Written by R. Fowler White |
Tuesday, December 19, 2023
Even while declaring his continuing knowledge of Christ his Savior, Paul confesses a continuing conviction of his sin. Paul’s point, however, is not merely self-referential. No, he wants us to understand that, as aggravated and heinous as his sins against Christ and His Bride were, his salvation was no one-of-a-kind novelty. Quite the contrary. Christ had made him an example for those who are going to believe upon Him for eternal life (1 Tim 1:16b). His point is that, because it is true that Christ came to save the chief of sinners, it is also true that Christ came to save those who are going to believe upon Him for eternal life as Paul did.
It’s Christmas season again, and since we’re bombarded every year with things that have little or nothing to do with the Bible’s celebrations of Jesus’ incarnation, it’s good for us to be reminded of the basics by looking at key Bible passages. Usually we get our reminders from the Gospels of Matthew and Luke. But the Apostle Paul also has something to say, at least by implication, about Christ’s incarnation in First Timothy 1:15. There he writes:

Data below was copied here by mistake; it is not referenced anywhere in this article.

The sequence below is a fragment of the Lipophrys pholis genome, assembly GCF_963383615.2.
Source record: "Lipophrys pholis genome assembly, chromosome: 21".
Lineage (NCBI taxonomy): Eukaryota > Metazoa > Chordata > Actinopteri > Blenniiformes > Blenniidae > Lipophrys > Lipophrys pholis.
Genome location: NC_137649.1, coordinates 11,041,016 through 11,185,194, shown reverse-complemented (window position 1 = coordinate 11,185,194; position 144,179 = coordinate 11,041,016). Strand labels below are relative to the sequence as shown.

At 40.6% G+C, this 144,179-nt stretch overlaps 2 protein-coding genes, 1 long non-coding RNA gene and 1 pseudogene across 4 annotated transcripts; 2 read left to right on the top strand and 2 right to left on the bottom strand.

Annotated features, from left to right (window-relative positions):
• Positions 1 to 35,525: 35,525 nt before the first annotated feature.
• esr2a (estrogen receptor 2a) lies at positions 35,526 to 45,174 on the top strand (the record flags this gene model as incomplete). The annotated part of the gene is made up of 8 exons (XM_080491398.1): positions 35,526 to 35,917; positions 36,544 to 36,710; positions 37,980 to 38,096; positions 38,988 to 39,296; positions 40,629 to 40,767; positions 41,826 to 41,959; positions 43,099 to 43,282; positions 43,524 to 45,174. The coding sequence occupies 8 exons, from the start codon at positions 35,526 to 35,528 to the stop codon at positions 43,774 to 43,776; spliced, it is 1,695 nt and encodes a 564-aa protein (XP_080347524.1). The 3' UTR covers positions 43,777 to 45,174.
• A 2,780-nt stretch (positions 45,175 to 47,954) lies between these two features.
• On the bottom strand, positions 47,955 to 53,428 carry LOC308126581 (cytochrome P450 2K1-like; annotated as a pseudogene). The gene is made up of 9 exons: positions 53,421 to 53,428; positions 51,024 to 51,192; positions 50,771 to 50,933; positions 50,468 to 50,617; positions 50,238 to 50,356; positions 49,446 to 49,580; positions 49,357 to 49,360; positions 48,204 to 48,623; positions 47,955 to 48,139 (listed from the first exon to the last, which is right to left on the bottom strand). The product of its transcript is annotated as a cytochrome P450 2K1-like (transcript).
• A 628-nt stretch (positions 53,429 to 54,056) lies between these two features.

It is a trustworthy saying and deserving full acceptance: that Christ Jesus came into the world to save sinners, among whom I am foremost.
Before Paul tells us why Christ came, he tells us that He came into the world. These simple words take us into the background to the coming of Jesus, His arrival, His advent in the flesh. He came into the world, the place where we human beings live and sin, the place where there are human needs to be met and humans to be saved. The Apostle’s point is that Christ’s origin is not in this world but is from outside of it. In Gal 4:4, Paul makes clear that Christ Jesus is the Son whom the Father had sent forth into this world from outside of it. We speak rightly of Christ’s Great Commission to His Apostles and the church, but the Father’s Commission to the Son is greater still.
John the Apostle agrees with Paul’s statements and adds to them. In his Gospel, John tells us that Jesus was the Word who was with God and was God (John 1:1). Before He came into the world, indeed before the world even had come to be, Christ existed as a Divine Person and, at that, as a Divine Person communing with and also distinct from God the Father and from God the Spirit. To use the Evangelist’s phrasing, God the Word became flesh and dwelt among us. That Child in the manger existed before He came into the world, before He was born, before He was given the name Jesus. He came into the world from His glorious invisible dwelling with the Father and the Spirit and became man. As a result, our duty is at least twofold: 1) to understand that He is now and will forever be one Person with two natures, divine and human, and 2) to make sure that we are settled on the origin of Jesus. He was sent by His Father from glory and came into our world (cf. Heb 1:6a; 10:5a).
Now that Paul has told us that Christ Jesus came into the world, he tells us why He came: He came to save sinners.